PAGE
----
Supporting Innovation and Entrepreneurship through the Modernization of Government Services


AG Allyson Maynard Gibson
Commentary by Sen. Hon. Allyson Maynard-Gibson, QC
Attorney-General and Minister of Legal Affairs

In this digital age, more and more governments are making the shift to online services to promote the expediency of the delivery of services, as well as to facilitate growth for business stakeholders. From the perspective of the Government of The Bahamas, modernizing government services is essential, especially if we are to tap into the potential of young Bahamians, our future generation.

I believe that with the right conditions, talented young Bahamians are poised to change the world. Improvements in the capacity of government to deliver services will not only support innovation and entrepreneurship, but will also increase productivity and create cost savings for businesses, simplify citizen interactions with government, reduce the cost of the public sector and increase government revenues.

This is why the Registrar General Department and the Office of the Attorney-General, along with our partners in the private sector, are working together closely to improve the ease of doing business in The Bahamas and to transform our e-Government platforms to eliminate costly and time consuming red tape.

First, we initiated the Companies e-Service Initiative on January 5, 2016. This exciting new campaign has moved the incorporation of companies and the paying of incorporation fees all online.

Phase-1b of the initiative will go even further, allowing for multiple names to be reserved, ordering of multiple documents, payment of stamp duty, regular company/non agent payment opportunities and the uploading of Officers and Directors is partially completed. The work will continue with the integration of National Insurance Board records to ensure that information is shared across platforms and government processes, making our work more accurate and more efficient.

Before the end of the year we expect the completion of Phase-2, which will allow for the execution of other company services such as dissolutions and the obtaining of Certificates of Good Standing, and changes in company ownership all online.

With the start of Phase-1 alone, we’ve seen over $11 million in revenue generated by the Companies e-Service Initiative.

We are optimistic that by modernizing government services and improving the ease of doing business in The Bahamas, more young entrepreneurs will be able to pursue their dreams and set up successful business ventures. This includes those aspiring entrepreneurs on the Family Islands who will no longer have to come to Nassau to register their business, a process that can be time-consuming and costly.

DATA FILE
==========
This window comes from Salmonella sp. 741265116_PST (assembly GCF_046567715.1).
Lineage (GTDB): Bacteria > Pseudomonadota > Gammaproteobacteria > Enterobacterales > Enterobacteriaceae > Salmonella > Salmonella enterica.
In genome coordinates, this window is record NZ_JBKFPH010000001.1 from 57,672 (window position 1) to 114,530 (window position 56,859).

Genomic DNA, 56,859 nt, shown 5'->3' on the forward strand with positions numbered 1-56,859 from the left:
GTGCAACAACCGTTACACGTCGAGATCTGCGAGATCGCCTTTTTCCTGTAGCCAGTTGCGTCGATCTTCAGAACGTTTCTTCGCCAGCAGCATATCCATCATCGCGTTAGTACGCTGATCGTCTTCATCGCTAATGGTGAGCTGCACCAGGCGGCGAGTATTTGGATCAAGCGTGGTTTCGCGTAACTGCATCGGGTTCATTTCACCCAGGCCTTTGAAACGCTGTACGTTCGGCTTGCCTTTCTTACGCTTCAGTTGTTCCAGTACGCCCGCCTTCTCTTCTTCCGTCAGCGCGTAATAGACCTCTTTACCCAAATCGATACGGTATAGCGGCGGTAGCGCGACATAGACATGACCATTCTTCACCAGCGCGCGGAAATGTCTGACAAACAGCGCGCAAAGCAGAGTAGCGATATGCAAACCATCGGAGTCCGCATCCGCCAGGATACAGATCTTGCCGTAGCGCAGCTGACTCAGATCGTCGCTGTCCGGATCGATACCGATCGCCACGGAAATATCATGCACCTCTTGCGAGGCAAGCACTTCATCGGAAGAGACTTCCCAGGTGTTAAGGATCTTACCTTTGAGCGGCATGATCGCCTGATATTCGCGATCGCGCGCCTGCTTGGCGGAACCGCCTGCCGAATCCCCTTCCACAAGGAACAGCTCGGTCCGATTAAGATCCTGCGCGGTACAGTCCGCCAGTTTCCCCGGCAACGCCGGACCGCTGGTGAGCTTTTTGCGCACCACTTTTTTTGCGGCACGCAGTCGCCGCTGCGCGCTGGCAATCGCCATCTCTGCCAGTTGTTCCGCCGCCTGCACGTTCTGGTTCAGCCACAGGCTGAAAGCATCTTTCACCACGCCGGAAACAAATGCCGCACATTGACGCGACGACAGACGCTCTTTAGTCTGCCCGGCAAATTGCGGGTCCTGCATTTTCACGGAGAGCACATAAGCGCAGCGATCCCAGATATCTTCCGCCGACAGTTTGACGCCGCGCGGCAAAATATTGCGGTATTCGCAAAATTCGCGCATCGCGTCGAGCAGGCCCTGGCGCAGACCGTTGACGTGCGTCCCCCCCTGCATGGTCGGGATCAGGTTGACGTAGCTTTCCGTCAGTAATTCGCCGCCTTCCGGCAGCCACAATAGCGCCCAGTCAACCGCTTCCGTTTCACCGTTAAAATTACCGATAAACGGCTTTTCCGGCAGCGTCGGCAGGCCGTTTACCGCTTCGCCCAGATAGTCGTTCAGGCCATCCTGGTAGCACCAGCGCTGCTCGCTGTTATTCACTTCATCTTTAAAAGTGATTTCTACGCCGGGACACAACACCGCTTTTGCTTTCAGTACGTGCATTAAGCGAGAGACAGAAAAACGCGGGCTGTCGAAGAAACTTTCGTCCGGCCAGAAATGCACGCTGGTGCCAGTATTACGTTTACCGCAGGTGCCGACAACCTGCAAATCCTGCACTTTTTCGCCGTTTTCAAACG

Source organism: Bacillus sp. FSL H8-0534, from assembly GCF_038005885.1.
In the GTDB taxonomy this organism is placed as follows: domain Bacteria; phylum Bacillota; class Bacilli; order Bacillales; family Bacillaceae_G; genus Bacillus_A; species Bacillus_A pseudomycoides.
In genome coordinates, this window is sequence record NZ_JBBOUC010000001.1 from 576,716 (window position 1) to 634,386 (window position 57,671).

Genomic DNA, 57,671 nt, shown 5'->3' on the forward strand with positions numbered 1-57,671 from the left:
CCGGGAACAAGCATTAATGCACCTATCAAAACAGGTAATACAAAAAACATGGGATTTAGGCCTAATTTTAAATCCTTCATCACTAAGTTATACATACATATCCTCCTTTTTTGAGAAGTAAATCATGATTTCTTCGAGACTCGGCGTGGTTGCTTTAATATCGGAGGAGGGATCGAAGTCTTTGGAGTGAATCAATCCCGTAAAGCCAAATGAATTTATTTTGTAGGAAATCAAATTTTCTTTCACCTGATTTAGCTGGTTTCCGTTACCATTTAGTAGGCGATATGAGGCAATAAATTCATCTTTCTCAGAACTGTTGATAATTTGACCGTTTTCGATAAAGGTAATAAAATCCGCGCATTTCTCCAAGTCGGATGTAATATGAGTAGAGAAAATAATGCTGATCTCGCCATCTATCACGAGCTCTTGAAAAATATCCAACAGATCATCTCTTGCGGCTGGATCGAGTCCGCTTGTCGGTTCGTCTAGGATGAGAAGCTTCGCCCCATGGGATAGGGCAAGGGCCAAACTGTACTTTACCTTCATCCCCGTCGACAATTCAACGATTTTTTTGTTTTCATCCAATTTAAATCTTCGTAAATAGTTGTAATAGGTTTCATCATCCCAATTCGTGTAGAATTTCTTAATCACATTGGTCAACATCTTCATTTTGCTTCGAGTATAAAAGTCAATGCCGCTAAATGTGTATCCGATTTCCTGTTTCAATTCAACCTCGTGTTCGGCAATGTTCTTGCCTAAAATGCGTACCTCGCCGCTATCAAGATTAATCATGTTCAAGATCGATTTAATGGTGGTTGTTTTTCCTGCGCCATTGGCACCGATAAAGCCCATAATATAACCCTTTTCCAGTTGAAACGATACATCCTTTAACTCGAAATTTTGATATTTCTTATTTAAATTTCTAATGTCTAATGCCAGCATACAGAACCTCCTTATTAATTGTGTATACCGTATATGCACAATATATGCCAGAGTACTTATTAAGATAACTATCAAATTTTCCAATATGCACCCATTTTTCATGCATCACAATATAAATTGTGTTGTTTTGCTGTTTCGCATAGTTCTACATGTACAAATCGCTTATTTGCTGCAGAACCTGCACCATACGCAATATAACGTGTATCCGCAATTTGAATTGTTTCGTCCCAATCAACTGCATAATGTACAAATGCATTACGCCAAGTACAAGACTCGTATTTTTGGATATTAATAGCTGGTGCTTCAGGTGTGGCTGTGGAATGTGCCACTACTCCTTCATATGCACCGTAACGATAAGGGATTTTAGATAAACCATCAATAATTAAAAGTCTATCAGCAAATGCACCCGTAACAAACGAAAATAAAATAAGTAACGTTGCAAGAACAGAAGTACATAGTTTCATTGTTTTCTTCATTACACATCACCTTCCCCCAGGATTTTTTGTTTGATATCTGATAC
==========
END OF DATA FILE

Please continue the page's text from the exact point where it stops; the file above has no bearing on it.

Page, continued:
For instance, think of the bright young man from Exuma who has just graduated high school and wants to start his own small business. By reducing the reliance on lawyers and untangling lengthy processes, this young entrepreneur can save time and money incorporating his business. He can do this all online, even on his phone, from the comfort of his bedroom.

Imagine the many Bahamians who are full of ideas for how to help their communities but feel that the process of registering their organizations is too complicated. The young woman from Andros can quickly establish and register her non-profit organization with ease, as she organizes a fundraiser that will help to empower her community.

Or consider a Bahamian chef, invited to an international culinary competition to display our wonderful food culture, never having owned a passport. With integrated government records and the ability to request certified documents online, we can eliminate the need to visit multiple government offices and stand in multiple lines to gather the necessary documents for his application.

Yesterday, along with our partners at the Inter-American Development Bank (IDB), we began conversations on how to build on the successes we have already achieved. A two day seminar, “Putting The Bahamas Ahead of the Wave: New Avenues to Embrace Innovation, Transparency and Service Delivery,” brought together the National Development Plan Secretariat, senior public service officers, private sector representatives, specialists from the IDB Institutional Capacity of the State Department and The Office of the Presidency of the Republic of Columbia.

Our priorities for this dialogue – better organizing government service delivery, improving transparency and internal controls, and enhancing e-Government and civil registration – are organically connected with the work of the Vision 2040: National Development Plan. This signals our commitment to moving from identifying our needs and the opportunities available to us, to implementing real change.

For our government, these concerns are central as we move towards building a modern Bahamas. This shift in policy to strategically think about how we deliver services, along with wide-ranging reforms to the Public Financial Management System and the implementation of new information technology to enhance government services were a primary focus during Prime Minister, The Rt. Hon. Perry G. Christie’s 2016/17 Budget Communication.

As I said during my own 2016/17 budget contribution in the Senate, these substantive changes to the way we do business will make us more competitive in the region and remove the red tape that so often stifles entrepreneurship. This government is working to ensure that we make it easier for young Bahamians to pursue their dreams of entrepreneurship, as they help to drive global innovation.